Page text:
Webber Naturals Shares the Latest on Vitamin D
Webber Naturals expert Wendy Tao shares the latest news on the sunshine vitamin!
You might just be surprised at the many benefits of vitamin D...
Draw a line from the northern California border to Boston on the East coast of North America. If you live north of that line — 42-degrees latitude — even if you go outside every day from October to March, you aren't likely to get enough sun exposure to make enough vitamin D.
If you don’t have access to the sun all the time, how can you get your vitamin D without spending huge amounts of money on a sunny, beach-side vacation? You can get additional vitamin D from the foods you eat or from supplements, especially during those winter months.
The importance of vitamin D and the deficiencies related to northern climates are old news. So why has vitamin D been in the limelight for the last few years? Our scientific understanding of how this nutrient works, and what it does have expanded and it certainly does more than prevent rickets (a childhood disease involving soft bones).
Did you know that vitamin D may help combat cancer? Reinhold Vieth, a nutritional scientist at the University of Toronto, proposes that many cells in the body use vitamin D to produce a signaling molecule that improves inter-cellular communication. The signals help a cell determine what part of the body it should become or what function it should have. The signal may also tell cells to stop replicating or proliferating, which is crucial when it comes to cancer cells.
Not only can vitamin D help signal cancer cells to stop multiplying, studies suggest that it can also help those suffering from Alzheimer’s. A recent study published in the Journal of Alzheimer’s Disease found that vitamin D may activate key genes and cellular signaling networks to stimulate the immune system so it rejects a protein, called amyloid-beta, found in patients with Alzheimer’s.
A Winnipeg doctor, Dr. Taback, made the news this past January taking the study of vitamin D in an exciting new direction. Dr. Taback submitted a proposal seeking $10 million in research funding over the next three years to give babies at high risk of Type 1 diabetes up to 2,000 IU a day of vitamin D as a preventive strategy. He wants to prove that there is a direct relationship between an insufficiency of vitamin D and onset of Type 1 diabetes. Scientists have found that the immune system, and the insulin-secreting beta cells in the pancreas of people with diabetes, have receptors for vitamin D.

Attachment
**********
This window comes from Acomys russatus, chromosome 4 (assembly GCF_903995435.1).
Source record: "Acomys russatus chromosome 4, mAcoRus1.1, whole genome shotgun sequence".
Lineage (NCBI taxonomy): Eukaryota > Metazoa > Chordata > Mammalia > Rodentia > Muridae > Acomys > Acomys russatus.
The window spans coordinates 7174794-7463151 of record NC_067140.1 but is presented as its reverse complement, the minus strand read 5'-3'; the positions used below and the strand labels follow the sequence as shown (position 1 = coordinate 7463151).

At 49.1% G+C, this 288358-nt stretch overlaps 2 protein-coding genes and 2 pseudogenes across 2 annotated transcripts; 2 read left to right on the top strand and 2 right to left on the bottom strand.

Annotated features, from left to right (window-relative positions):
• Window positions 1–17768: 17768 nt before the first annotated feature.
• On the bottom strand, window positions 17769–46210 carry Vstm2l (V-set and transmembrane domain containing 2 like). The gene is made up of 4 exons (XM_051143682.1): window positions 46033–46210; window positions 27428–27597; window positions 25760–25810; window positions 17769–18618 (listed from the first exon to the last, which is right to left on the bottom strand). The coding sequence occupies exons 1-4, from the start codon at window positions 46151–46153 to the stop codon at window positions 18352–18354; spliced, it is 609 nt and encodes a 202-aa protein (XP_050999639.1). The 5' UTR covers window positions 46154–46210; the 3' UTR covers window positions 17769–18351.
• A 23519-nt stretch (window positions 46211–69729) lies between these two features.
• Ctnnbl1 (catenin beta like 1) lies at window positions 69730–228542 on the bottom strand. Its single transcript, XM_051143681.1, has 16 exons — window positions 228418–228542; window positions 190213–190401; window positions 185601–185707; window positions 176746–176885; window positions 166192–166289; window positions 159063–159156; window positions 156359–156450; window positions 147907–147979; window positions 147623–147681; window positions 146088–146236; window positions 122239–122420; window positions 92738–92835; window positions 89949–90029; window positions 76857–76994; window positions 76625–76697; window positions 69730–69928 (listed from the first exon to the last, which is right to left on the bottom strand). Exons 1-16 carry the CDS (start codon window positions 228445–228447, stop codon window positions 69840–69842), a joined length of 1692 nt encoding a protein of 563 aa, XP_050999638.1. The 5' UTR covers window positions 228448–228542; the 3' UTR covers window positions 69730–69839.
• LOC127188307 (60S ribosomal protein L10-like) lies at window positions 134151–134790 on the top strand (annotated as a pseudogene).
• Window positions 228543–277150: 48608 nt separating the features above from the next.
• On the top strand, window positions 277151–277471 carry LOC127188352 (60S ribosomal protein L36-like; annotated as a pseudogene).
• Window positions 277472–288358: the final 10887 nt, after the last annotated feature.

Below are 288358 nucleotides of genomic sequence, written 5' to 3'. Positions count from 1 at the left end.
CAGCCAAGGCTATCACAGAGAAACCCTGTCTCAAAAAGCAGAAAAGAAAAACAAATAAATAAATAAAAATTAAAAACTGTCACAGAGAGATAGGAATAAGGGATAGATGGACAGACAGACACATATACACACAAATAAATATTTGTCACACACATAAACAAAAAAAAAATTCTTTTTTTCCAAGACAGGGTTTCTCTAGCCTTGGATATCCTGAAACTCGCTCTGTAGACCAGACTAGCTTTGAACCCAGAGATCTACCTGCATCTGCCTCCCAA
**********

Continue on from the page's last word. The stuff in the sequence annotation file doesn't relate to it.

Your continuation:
Another new study published in the Archives of Internal Medicine journal found that women with painful periods, severe pelvic pain and immobilizing cramps before or during menstruation, suffer much less pain by taking a single mega-dose of vitamin D five days before their next menstrual period. Vitamin D works as an anti-inflammatory to decrease prostaglandin activity that may trigger inflammation and pain during menstruation.
Last but not least, Vitamin D may also help prevent cardiovascular disease by reducing chronic inflammation. It has been shown that low vitamin D levels are associated with increased risk for heart disease.
So remember: if you can’t see the sun, the sun can’t see you — so supplement with vitamin D , the sunshine vitamin for healthy bones, heart, brain and so much more.
- Atherosclerosis and Cardiovascular Disease
- Boning up on the sunshine vitamin
- Can Vitamin D Treat Pain? http://www.medscape.com/viewarticle/759254
- Double-blind, Placebo-Controlled Study
- How Much Sun Exposure Do I Need for Vitamin D?
- Improvement of Primary Dysmenorrhea Caused by a Single Oral Dose of Vitamin D: Results of a Randomized, Double-blind, Placebo-controlled Study
- Type 1 diabetes prevention 'better than cure'